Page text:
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Shadows on the Bayou

A book by Patricia Vaughn

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A glimpse into a society not discussed in history books

  • Jul 8, 1998
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From my review in Affair de Couer in the February 1998 issue. This book is more than just a love tory, but a lesson in history, a glimpse into a society not discussed in high school history books because so little is known about it. Set in pre-civil war new orleans, the story is cented around a young woman of color, in this case, a quadroon, three-quarter white, one-quarter black and the legacy into which she was born. From the day she was born, Sylvia Dupont is detined to become a mistress to a rich Creole (the definition of Creole is ambiguous, in this case it is an American born of French or Spanish parentage)planter. She is primed, and educated to this end, as she herself is a result of a placquee (an agremment set up between a white man and a woman of color). She is taught the ways to seduce a man of means and keep him interested enough to make a cvontract that will promise her a lavish home, expensive furnishing, clothes, and support and education for the children that will result from their union. Adrien Valcour is such a suitor and Sylvias's mother, Celeste relaizez all of her hopes and ambitions will be realized when a contract is made between her daughter and Monsieur Valcour. Celeste, a mulatto (half-wife/black) is still bitter over the abandonment of her "protector", Sylvia's father when her children were young. The snag in the plan is Justin Reynaud, a wealthy free man of color, who meets Sylvia on a boat returning from France. Sylvia is returning after four years of education in the arts and becoming a lady, while Justin is returning from a business trip. Sparks fly, but Sylvia knows that she cannot entertain the idea of becoming involved with a man of African descent even though it has been her dream as a child to marry and be a wife. Her destiny is to become a mistress, not a wife. Justin believes that the quadroon ball and placquees are just another form of slavery since there is a law forbidding marriage between white and blacks. Besides most of these men le! ave their mistresses after they marry a woman of their own color, leaving the children without a father and sometimes without support. Justin belongs to a class of free blacks that own ladn, are skilled artisans and well educated, often in France. Most of them scorn the system that prostitutes their women. Sylvia and Justin's paths cross again when his aunt, Mademoiselle Angelique is asked by Sylvia's mother to Sylvia how to "keep a house". Justin is always around upsetting Sylvia's emotional state of mind. Soon they are caught up in their feelings for one another and just when they are about to consummate the relationship, Justin declares he will not take her unless they marry. Sylvia dare to defy traditon, plan a wedding with Angelique's help and the support of some black nuns. Sylvia marries Justin and is disowned by her mother. Their happiness is troubled with her brother's gambling debts and double life, their conflicting views on loyalty, old girlfriends and a scorned suitor. There is a flood, a kidnapping and death as their marriage is tried again and again. This was a very interesting book, rich with scenery of both New Orleans and Cane River, today still the home of today's black Creoles. It is also unsettling. There were blacks who owned slaves as well as those who viewed themselves better than other blacks because of the mixture of white blood in their veins. But we must realize that prople of color were were as much a victim of their circumstances as during this time in history just as their white counterparts were.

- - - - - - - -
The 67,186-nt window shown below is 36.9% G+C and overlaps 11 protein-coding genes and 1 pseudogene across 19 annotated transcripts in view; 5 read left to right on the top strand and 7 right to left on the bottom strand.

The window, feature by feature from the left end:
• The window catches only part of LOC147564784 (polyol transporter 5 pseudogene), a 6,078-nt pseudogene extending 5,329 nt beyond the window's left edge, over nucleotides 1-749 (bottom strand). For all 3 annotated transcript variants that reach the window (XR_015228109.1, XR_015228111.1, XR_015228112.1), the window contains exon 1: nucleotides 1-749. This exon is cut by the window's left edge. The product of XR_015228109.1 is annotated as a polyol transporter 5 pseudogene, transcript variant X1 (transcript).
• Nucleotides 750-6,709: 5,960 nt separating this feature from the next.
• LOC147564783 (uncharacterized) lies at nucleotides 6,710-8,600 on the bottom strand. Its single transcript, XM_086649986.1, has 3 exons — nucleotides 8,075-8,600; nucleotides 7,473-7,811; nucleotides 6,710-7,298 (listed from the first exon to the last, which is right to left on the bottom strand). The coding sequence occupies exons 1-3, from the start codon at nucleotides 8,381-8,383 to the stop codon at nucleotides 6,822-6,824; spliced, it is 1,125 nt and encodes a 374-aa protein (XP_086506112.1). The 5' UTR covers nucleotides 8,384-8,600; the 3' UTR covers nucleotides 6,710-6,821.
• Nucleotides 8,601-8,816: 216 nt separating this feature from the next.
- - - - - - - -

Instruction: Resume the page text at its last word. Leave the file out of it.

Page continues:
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About the reviewer
Dera R Jones Williams ()
Ranked #1097
Dera is a writer, editor, genealogist, writing mentor, researcher, and family historian, and she is active in local literary and national literary circles. She is the keeper of family stories, archivist … more
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About this book


In New Orleans of the early 1800s, few options were open to free women of color. They could work as domestics or seamstresses with long hours and low pay. But another choice, and one that evolved as an acceptable way of life, was to become the mistress of a wealthy Creole man. Such women, known asplacees, were given homes and kept in luxury, and, to many, such a lifestyle was infinitely preferable to a life of poverty and labor. InShadows on the Bayou, Patricia Vaughn tells the story of Sylvia Dupont, the beautiful and well-educated daughter of aplaceewhose lover discarded her when he married, a common occurrence. Sylvia has been raised and educated for the purpose of becoming aplaceeherself, and she returns from school in France to the fate that awaits her, a contract set up between her mother and a wealthy Creole planter who will become her lover. En route, however, she meets Justin Reynaud, a free man of color and a wealthy businessman in his own right. Although she has been taught all her life to look down on men of color, Sylvia finds herself drawn to the handsome and proud Justin, who points out that the life to which she is destined is as much a form of slavery as the life of any shackled field hand. Resigned to her fate, Sylvia refuses to accept Justin's words, but can't get them--or the man himself--out of her mind. When they meet again, both realize their attraction to one another, and eventually Sylvia is forced to choose between the life she has been raised for ...
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ISBN-10: 0671520059
ISBN-13: 978-0671520052
Author: Patricia Vaughn
Publisher: Pocket

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